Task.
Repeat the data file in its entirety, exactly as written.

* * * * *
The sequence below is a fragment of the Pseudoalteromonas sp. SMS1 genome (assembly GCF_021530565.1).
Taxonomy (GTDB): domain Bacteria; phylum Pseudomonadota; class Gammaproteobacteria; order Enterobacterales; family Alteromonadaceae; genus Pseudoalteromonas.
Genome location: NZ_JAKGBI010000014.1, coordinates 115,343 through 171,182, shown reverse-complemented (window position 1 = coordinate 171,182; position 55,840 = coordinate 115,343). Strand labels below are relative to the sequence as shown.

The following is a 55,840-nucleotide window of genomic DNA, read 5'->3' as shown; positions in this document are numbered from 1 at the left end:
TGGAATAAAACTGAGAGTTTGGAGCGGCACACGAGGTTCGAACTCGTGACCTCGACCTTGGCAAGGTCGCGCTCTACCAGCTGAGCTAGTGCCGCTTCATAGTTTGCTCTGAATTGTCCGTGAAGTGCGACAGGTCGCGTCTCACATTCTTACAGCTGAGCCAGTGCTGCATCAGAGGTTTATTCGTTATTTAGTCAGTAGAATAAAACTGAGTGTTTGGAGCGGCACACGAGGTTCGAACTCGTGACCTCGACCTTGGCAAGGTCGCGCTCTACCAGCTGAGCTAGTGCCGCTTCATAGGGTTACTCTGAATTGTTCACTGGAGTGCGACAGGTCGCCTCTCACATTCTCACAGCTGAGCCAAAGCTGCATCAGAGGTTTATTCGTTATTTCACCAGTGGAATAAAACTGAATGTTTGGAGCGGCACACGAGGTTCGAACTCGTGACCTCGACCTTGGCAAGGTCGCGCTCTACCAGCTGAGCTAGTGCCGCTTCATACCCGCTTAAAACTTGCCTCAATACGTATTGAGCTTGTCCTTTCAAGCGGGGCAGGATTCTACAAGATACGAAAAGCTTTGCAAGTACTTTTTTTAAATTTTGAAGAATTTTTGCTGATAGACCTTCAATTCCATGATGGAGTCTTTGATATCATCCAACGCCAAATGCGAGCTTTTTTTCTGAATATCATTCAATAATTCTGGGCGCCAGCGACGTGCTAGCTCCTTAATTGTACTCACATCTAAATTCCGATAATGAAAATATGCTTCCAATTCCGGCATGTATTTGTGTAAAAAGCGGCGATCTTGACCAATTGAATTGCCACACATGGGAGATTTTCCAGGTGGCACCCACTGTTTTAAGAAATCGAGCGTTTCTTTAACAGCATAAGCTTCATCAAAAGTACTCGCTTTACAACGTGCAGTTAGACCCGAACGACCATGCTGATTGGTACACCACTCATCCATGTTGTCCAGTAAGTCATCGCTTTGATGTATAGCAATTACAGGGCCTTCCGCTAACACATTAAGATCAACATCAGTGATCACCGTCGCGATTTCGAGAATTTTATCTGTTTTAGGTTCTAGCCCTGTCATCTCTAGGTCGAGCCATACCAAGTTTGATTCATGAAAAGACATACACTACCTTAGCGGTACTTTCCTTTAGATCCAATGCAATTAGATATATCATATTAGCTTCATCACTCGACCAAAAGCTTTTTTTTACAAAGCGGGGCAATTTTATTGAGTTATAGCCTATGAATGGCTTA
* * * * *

The sequence below is a fragment of the Pseudoalteromonas sp. SMS1 genome (assembly GCF_021530565.1).
Taxonomy (GTDB): domain Bacteria; phylum Pseudomonadota; class Gammaproteobacteria; order Enterobacterales; family Alteromonadaceae; genus Pseudoalteromonas.
Genome location: NZ_JAKGBI010000014.1, coordinates 115,343 through 171,182, shown reverse-complemented (window position 1 = coordinate 171,182; position 55,840 = coordinate 115,343). Strand labels below are relative to the sequence as shown.

The following is a 55,840-nucleotide window of genomic DNA, read 5'->3' as shown; positions in this document are numbered from 1 at the left end:
TGGAATAAAACTGAGAGTTTGGAGCGGCACACGAGGTTCGAACTCGTGACCTCGACCTTGGCAAGGTCGCGCTCTACCAGCTGAGCTAGTGCCGCTTCATAGTTTGCTCTGAATTGTCCGTGAAGTGCGACAGGTCGCGTCTCACATTCTTACAGCTGAGCCAGTGCTGCATCAGAGGTTTATTCGTTATTTAGTCAGTAGAATAAAACTGAGTGTTTGGAGCGGCACACGAGGTTCGAACTCGTGACCTCGACCTTGGCAAGGTCGCGCTCTACCAGCTGAGCTAGTGCCGCTTCATAGGGTTACTCTGAATTGTTCACTGGAGTGCGACAGGTCGCCTCTCACATTCTCACAGCTGAGCCAAAGCTGCATCAGAGGTTTATTCGTTATTTCACCAGTGGAATAAAACTGAATGTTTGGAGCGGCACACGAGGTTCGAACTCGTGACCTCGACCTTGGCAAGGTCGCGCTCTACCAGCTGAGCTAGTGCCGCTTCATACCCGCTTAAAACTTGCCTCAATACGTATTGAGCTTGTCCTTTCAAGCGGGGCAGGATTCTACAAGATACGAAAAGCTTTGCAAGTACTTTTTTTAAATTTTGAAGAATTTTTGCTGATAGACCTTCAATTCCATGATGGAGTCTTTGATATCATCCAACGCCAAATGCGAGCTTTTTTTCTGAATATCATTCAATAATTCTGGGCGCCAGCGACGTGCTAGCTCCTTAATTGTACTCACATCTAAATTCCGATAATGAAAATATGCTTCCAATTCCGGCATGTATTTGTGTAAAAAGCGGCGATCTTGACCAATTGAATTGCCACACATGGGAGATTTTCCAGGTGGCACCCACTGTTTTAAGAAATCGAGCGTTTCTTTAACAGCATAAGCTTCATCAAAAGTACTCGCTTTACAACGTGCAGTTAGACCCGAACGACCATGCTGATTGGTACACCACTCATCCATGTTGTCCAGTAAGTCATCGCTTTGATGTATAGCAATTACAGGGCCTTCCGCTAACACATTAAGATCAACATCAGTGATCACCGTCGCGATTTCGAGAATTTTATCTGTTTTAGGTTCTAGCCCTGTCATCTCTAGGTCGAGCCATACCAAGTTTGATTCATGAAAAGACATACACTACCTTAGCGGTACTTTCCTTTAGATCCAATGCAATTAGATATATCATATTAGCTTCATCACTCGACCAAAAGCTTTTTTTTACAAAGCGGGGCAATTTTATTGAGTTATAGCCTATGAATGGCTTA